Oct 20, 2010
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Gold firms as dollar slips versus currency basket

Oct 20, 2010

LONDON | Wed Oct 20, 2010 -(Reuters) - Gold firmed on Wednesday as dollar weakness helped the metal recover from the previous session's 2.5 percent slide, with the softer U.S. currency boosting interest in the metal as a safe store of value.

Photo : Corbis

Spot gold was bid at $1,341.55 an ounce at 1352 GMT, against $1,336.00 late in New York on Tuesday. U.S. gold futures for December delivery rose $5.70 an ounce to $1,341.70.

The precious metal recorded its biggest one-day loss since July 1 on Tuesday after China raised its benchmark interest rates by 25 basis points, sparking a dollar recovery.

It met with good buying in early European trade as market watchers looked ahead to a Federal Reserve policy meeting on Nov. 2, at which the bank is expected to discuss the prospect of extending its quantitative easing programme.

But the metal remains fragile after a hefty rally since late July that took it to record highs at $1,387.10.

"It might not be the end of the correction," said Citigroup analyst David Thurtell. "The dollar had fallen a long way and... the risk for precious metals is from a rebound in the dollar."

"The fall has given people a bit of food for thought. People have viewed this as a bit of a one-way ticket and last night and yesterday's move shows that it is not."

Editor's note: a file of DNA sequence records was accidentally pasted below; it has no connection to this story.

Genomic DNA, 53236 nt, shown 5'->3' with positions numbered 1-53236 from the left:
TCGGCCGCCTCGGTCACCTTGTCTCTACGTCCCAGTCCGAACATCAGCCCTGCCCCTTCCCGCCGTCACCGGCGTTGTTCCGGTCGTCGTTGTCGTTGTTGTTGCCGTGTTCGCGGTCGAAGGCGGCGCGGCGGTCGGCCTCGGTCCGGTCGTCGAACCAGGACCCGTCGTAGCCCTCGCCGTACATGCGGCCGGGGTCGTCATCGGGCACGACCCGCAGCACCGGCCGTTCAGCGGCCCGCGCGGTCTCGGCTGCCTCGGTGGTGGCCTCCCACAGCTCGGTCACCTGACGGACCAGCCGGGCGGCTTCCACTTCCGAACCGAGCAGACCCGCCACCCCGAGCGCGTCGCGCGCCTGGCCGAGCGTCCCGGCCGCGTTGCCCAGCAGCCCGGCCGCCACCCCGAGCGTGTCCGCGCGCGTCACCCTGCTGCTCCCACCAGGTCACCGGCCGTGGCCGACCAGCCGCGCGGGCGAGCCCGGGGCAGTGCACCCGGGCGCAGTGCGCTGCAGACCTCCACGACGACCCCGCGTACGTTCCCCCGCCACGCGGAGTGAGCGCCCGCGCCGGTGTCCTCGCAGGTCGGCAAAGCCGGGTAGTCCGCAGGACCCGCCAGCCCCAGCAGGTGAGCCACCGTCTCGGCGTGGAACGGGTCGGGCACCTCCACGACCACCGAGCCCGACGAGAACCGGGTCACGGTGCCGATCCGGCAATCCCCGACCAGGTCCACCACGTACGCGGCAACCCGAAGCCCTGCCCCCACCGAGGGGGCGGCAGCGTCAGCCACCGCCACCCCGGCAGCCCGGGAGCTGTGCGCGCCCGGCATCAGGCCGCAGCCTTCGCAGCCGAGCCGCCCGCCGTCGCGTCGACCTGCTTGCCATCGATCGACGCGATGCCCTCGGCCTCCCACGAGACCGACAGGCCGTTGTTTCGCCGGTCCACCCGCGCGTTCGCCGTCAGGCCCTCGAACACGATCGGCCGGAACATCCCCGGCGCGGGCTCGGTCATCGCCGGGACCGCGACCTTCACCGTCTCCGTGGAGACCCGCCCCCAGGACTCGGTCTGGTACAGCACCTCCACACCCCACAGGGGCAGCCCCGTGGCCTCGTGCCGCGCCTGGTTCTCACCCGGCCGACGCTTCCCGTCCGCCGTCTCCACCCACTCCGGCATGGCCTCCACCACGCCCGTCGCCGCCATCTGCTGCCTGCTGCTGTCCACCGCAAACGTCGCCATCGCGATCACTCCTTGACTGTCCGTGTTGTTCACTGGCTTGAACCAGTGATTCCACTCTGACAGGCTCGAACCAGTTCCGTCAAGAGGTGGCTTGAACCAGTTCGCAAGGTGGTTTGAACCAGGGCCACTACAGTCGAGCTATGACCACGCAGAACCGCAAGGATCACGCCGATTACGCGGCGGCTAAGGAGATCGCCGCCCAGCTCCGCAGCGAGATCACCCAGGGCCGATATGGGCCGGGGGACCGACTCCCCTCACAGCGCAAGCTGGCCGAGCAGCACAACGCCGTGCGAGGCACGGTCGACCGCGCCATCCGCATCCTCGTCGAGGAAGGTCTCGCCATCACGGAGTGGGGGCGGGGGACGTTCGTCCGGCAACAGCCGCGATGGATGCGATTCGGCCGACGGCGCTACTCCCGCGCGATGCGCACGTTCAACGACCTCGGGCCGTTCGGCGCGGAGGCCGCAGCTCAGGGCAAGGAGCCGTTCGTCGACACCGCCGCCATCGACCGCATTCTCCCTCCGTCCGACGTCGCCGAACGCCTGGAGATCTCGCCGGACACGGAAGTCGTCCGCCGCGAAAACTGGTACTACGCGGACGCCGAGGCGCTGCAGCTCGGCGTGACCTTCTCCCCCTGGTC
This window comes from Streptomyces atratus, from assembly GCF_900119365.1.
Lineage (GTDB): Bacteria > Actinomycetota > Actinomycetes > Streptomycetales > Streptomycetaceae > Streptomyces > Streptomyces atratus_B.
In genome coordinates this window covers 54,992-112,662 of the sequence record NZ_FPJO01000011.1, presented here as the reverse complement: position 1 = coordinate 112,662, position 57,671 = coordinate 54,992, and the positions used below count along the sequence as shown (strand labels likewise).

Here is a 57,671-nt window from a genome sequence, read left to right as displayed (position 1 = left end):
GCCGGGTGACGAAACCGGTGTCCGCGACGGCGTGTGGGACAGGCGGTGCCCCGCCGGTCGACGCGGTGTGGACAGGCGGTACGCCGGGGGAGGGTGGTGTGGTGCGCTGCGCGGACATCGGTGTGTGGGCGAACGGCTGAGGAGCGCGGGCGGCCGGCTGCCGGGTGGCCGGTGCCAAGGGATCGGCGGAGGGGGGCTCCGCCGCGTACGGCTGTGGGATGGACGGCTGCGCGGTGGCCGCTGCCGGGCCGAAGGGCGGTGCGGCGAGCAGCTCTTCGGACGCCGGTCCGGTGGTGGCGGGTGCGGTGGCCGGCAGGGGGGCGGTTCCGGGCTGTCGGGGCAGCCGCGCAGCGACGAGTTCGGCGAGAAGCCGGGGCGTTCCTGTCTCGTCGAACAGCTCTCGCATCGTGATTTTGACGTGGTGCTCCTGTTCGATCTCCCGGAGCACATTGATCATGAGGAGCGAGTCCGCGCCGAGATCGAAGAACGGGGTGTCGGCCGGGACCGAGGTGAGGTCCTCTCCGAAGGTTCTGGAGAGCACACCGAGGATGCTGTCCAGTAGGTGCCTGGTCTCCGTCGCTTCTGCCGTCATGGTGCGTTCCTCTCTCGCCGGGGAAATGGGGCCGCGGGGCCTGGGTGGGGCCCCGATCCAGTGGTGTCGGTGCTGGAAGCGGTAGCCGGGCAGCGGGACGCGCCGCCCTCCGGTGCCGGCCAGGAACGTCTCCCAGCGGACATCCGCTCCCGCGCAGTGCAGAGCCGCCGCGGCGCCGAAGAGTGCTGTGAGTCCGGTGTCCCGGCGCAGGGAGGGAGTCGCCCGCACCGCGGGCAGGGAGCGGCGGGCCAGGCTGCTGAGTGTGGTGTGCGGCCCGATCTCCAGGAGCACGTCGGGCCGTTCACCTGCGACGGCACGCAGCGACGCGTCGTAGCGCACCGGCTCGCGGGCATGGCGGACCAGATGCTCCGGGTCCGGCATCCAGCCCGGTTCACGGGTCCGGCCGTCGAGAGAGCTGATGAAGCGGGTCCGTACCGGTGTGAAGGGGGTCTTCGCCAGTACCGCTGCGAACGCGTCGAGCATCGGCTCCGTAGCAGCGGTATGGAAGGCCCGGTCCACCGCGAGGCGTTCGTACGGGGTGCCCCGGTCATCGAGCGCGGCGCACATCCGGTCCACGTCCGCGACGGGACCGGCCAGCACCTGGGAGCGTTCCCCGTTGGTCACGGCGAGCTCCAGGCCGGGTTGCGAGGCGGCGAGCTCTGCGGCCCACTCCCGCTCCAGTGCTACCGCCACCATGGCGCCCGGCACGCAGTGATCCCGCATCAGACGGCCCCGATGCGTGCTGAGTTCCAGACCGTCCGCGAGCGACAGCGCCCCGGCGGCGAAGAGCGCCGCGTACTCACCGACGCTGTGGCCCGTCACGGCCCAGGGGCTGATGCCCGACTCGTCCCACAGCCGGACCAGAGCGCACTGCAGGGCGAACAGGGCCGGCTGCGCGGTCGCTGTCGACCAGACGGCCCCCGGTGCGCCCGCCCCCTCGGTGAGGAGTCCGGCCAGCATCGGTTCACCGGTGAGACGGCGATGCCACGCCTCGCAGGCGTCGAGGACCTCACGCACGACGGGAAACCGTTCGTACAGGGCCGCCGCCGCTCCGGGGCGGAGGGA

The dollar index, which measures the U.S. unit's performance against a basket of currencies, was down 0.6 percent in mid-afternoon trade as appetite for higher-yielding currencies stabilised after China's surprise interest rate hike.

Gold typically moves in a close inverse relationship with the dollar, with strength in the U.S. unit curbing gold's appeal as an alternative asset and making dollar-priced commodities more expensive for holders of other currencies.

Tuesday also saw a further decline in holdings of the world's largest gold-backed exchange-traded fund, New York's SPDR Gold Trust , which fell by nearly 1 tonne, its tenth daily outflow in 16 sessions.


Gold's descent is likely to meet physical buying from price-sensitive bullion markets like India, the world's biggest consumer of gold, analysts said.

"It is in the trading sessions subsequent to an investor stampede for the exit that physical demand becomes very important," said Swiss bank UBS in a note.

"We would look for it to accelerate today. Early indicators are quite positive with physical demand from Asia ex-India initially in the low $1,330s helping to put a floor under gold around that level."

Silver was at $23.80 an ounce against $23.32, having also slipped by the most since July 1 on Tuesday with a 4.1 percent fall. It is still one of the biggest climbers of the precious metals so far this year, up 41 percent.

Platinum was at $1,672 an ounce against $1,667.50, while palladium was at $582.49 against $573.08.

The white metals also fell on Tuesday in gold's wake, but analysts say their firm underlying fundamentals are expected to lend support.

Demand for the autocatalyst metals is expected to improve this year as the car industry continues its recovery, while mine supply in South Africa is expected to be constrained.

"Demand (for platinum) from auto catalyst producers has been rebounding this year," said Bank of America-Merrill Lynch in a report. "We forecast a deficit for 2010 and 2011."

By Jan Harvey (Editing by James Jukwey)

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